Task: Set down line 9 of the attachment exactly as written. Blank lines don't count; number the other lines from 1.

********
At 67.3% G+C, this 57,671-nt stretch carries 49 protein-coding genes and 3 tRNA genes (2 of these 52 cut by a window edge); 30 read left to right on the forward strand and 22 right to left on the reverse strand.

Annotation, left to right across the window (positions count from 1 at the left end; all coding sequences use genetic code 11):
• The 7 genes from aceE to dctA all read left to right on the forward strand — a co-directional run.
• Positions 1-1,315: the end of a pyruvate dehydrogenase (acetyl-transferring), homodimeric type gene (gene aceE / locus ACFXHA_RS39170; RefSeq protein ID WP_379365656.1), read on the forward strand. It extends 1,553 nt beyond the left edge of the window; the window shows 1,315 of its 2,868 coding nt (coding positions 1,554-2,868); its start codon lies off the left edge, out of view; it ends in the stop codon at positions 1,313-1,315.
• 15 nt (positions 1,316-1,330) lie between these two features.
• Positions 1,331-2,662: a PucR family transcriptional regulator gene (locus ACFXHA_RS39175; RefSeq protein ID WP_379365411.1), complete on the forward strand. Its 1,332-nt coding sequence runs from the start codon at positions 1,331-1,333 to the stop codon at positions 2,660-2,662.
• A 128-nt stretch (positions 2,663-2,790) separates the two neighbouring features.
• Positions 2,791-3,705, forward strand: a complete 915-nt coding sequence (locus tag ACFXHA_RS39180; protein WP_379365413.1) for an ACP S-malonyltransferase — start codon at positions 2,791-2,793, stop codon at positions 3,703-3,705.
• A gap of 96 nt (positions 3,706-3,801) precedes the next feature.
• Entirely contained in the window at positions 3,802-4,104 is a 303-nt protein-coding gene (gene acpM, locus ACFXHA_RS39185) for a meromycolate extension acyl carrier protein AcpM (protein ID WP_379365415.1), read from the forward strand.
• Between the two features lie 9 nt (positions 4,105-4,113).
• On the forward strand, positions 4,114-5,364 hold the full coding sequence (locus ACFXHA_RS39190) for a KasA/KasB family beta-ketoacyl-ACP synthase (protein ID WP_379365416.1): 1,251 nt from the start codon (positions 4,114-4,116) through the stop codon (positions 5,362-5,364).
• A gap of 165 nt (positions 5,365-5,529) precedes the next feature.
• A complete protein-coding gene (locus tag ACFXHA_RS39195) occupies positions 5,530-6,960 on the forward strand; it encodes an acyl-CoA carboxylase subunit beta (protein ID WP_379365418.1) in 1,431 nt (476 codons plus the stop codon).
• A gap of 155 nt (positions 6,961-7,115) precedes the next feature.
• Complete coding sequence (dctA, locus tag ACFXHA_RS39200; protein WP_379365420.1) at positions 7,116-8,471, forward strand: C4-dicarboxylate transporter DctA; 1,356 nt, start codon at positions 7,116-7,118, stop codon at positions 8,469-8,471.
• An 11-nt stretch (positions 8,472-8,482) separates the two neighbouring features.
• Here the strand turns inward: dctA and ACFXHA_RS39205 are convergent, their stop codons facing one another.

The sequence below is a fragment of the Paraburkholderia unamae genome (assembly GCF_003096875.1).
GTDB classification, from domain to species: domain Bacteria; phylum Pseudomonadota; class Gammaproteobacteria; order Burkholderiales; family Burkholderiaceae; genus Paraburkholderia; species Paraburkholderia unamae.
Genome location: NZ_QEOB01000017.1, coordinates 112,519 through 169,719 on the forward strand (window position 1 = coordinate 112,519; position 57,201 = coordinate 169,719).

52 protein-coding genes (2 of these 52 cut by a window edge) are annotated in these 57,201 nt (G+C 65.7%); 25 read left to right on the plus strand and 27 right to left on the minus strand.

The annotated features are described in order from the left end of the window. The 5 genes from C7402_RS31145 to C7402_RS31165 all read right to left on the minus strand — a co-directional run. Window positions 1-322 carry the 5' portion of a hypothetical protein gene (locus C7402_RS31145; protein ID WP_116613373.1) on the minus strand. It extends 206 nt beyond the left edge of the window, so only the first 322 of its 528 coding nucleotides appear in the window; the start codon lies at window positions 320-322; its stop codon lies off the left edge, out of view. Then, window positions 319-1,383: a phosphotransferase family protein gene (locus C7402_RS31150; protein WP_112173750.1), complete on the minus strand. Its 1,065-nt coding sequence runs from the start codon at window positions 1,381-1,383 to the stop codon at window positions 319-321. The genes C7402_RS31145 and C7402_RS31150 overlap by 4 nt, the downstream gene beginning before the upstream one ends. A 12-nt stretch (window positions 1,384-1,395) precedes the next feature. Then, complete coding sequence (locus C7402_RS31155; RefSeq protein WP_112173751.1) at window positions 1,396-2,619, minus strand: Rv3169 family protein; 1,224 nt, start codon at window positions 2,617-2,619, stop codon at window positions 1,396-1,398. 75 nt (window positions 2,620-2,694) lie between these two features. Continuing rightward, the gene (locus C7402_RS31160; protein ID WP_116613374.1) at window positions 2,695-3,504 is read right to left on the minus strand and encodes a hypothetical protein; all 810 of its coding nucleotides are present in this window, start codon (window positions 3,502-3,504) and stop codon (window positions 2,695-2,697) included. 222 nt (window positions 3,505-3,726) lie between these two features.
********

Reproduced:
• A gap of 96 nt (positions 3,706-3,801) precedes the next feature.